People who went to vigils in the night brought their memories with them into the mornings. They behaved differently at work and with their relatives. They eased off on certain demands and made others more vehemently. Some of them were caught whispering ‘devotchka moya’ to the bees in the flowerpots on Nevksy Prospekt. Some of them were caught disabling coal-mining equipment in New South Wales. And in states and countries with many vigils, policies and practices began to change. It happened slowly–not fast enough to save some tracts of old-growth forest before they tipped into stumps and drought, not fast enough to allow the babies born that year or the following year to live asthma-free. There was always more to mourn for, more to rage about, more to resist. There was always more to praise, more to tend carefully, more to embrace.

Alternate Histories: 5/22, 4/10


Are the poles really melting, and it’s gonna raise the seas? So we’re gonna lose Manhattan, Nag’s Head? It doesn’t matter! There’s no anxiety–you’ll be dead, I’ll be dead, and new life will come.

I guess I’m thinking about what happens before that, the people who–

[Laughing] The galaxy dies, a new galaxy will come!

But before that happens, the plants, the animals that we’re familiar with—

[Laughing] It doesn’t matter, the dinosaurs died, everything will die!

You keep interrupting me, stop interrupting me. When you laugh, it’s like you’re making fun of me.

[He keeps laughing and I keep giving him stoneface.]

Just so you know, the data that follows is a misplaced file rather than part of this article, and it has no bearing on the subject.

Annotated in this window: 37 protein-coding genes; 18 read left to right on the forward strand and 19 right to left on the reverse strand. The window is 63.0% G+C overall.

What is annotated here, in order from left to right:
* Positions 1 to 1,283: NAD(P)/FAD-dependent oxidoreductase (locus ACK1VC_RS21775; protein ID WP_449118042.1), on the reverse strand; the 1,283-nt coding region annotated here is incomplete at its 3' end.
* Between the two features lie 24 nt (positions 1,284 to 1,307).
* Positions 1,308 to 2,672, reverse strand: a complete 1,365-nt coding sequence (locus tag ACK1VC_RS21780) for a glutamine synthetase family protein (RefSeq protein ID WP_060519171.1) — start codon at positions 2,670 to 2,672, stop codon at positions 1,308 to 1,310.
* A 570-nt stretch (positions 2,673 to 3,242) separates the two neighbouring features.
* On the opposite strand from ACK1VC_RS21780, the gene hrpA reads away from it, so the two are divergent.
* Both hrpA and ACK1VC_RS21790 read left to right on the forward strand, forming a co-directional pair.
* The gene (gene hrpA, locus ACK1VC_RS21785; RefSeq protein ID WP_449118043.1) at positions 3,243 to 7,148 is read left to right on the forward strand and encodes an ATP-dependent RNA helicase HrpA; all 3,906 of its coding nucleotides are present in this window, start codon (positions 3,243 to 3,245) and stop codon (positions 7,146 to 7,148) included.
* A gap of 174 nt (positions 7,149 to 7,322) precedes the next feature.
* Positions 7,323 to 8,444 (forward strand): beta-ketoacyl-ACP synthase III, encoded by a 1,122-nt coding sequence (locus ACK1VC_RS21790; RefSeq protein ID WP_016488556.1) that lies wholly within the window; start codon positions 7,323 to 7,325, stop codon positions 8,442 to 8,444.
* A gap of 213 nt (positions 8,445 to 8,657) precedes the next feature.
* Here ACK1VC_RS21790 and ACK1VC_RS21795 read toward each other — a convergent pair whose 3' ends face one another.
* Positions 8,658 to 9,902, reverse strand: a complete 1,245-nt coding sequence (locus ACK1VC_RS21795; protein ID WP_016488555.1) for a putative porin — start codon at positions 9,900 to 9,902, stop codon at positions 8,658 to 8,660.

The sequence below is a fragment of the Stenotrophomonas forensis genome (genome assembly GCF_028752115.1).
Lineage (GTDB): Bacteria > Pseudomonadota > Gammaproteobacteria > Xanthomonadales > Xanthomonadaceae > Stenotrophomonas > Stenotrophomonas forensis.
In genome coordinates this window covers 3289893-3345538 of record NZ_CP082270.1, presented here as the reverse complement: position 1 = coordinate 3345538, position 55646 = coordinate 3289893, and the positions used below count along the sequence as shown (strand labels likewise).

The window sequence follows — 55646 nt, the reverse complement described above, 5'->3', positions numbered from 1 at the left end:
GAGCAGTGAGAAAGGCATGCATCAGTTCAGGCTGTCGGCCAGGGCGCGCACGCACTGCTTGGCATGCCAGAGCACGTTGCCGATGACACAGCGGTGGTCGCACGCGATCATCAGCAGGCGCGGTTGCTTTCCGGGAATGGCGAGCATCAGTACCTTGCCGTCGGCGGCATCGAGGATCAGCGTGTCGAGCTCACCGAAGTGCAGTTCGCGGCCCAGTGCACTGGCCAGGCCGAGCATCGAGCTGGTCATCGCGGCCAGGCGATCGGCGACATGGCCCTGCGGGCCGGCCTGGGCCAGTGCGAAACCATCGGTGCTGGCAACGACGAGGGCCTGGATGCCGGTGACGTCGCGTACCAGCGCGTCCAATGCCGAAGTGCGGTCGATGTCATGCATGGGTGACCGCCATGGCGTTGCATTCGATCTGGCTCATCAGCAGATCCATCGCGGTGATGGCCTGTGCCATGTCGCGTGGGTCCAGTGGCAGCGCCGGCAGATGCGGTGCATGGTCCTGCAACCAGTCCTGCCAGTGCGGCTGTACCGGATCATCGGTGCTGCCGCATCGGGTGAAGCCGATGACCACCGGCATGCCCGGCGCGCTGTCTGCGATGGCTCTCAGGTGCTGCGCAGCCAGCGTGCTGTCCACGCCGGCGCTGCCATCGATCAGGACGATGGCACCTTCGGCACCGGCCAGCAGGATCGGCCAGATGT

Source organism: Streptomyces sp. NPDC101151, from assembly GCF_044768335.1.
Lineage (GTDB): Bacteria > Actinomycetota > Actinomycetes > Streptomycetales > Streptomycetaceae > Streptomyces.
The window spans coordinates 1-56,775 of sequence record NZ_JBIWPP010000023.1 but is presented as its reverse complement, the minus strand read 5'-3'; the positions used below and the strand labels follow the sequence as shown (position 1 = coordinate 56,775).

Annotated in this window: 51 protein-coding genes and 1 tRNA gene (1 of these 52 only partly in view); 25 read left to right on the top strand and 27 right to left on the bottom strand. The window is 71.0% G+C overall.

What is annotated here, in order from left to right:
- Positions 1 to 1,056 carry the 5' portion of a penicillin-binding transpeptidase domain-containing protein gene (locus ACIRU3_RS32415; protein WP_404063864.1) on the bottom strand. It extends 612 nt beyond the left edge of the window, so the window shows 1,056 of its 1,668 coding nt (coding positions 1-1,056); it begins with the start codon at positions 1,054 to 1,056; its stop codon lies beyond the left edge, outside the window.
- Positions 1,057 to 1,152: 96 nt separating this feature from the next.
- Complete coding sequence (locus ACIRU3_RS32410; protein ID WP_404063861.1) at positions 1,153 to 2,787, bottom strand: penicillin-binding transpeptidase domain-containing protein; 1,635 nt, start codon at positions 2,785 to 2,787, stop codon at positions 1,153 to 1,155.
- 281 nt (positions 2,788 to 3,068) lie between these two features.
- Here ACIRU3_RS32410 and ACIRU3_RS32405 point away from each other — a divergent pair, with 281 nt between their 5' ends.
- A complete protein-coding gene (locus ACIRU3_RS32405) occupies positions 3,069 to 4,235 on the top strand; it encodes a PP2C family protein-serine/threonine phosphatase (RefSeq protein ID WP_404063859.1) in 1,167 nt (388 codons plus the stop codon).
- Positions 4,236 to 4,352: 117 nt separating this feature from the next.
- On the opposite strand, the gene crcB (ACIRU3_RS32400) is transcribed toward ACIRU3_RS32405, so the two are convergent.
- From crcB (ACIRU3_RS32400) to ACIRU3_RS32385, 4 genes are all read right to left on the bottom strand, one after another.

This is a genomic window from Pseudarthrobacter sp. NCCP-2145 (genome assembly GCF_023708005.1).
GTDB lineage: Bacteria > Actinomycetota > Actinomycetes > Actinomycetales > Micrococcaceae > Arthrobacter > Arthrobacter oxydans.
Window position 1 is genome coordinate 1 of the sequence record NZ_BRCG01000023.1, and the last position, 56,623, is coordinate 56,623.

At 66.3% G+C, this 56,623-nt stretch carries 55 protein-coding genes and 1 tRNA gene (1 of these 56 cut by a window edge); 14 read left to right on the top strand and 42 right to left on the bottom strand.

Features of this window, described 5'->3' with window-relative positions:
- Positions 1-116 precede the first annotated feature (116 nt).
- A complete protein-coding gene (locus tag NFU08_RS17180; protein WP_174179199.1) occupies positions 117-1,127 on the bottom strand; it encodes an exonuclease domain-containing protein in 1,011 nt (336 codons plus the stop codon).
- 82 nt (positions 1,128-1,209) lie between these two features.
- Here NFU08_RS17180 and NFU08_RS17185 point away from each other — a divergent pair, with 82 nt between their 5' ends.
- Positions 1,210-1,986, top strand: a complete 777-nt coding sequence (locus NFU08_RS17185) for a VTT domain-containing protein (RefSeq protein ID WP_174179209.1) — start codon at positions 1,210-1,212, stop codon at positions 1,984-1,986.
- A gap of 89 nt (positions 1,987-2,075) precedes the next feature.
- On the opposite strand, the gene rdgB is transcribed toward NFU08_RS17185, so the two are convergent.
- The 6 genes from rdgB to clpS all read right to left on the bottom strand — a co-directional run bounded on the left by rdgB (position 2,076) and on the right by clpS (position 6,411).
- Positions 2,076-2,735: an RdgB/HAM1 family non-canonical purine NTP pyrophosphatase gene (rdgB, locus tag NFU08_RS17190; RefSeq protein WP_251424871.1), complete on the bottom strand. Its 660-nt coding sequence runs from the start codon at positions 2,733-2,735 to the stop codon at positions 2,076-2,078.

I’ve enjoyed talking with you.



Too many people to count easily form a slow tide that fills the street. Their voices rise to the traffic lights, to the signal towers, to the helicopters, in rage, in grief, in unity, calling for justice for the dead and the living.

A circle of grown people, their faces marked with soot, lay small stones on a circle of dried moss. They say the names of the dead species: the Wopanaak names, the English names, the Spanish names, the Latin names, each according to their knowledge of the dead. I am grieved for you, they say, grieved and in bitterness.

Seven or eight human adults and children, and three dogs, visit a flat stone amid hundreds of other flat stones, between clumps of trees and interlaced with thyme, lichen, moss, bouncing bet and dandelions. There are no bodies under the stones; we have found new uses for human substance, for its elements and components, that we are resigned to because our relation with the dead person has not ceased. The dogs nose around dutifully while the humans speak to their dead friend, telling her about recent triumphs, discoveries, other griefs. Two of the friends announce that one of them is pregnant. They sing a song to her. They pour a little beer over her grave and drink the rest themselves. They leave offerings that they know the graveyard skunks and sparrows and ants and possums and wasps and starlings will eat.

The procession stretches along the sand and back from the edge of the water as far as the eye can see. Each person bends down to the water’s edge and dumps a small packet of what looks like pale sand. It is bone meal, the bones of the dead. They are seeing if it will restore the balance of the ions in that water, to make it less acidic and give the shelled animals living in it more to work with. As each person spills the bones into the inlet, they say the name of a person or a kind of plant or animal they miss.

The family dabs honey on the brow of the new baby and kisses it off, each naming the new baby with ten beloved names.

A person bundled in shawl and coat walks down into the city. “Hey sweetpeas,” they murmur to the fat red buds on the municipal trees in the cold cold morning, “it’s gonna be soon,” saying something they can’t prove or make true, like a doula, like a person who loves a dying person, or even an animal, across that gulf, that opening.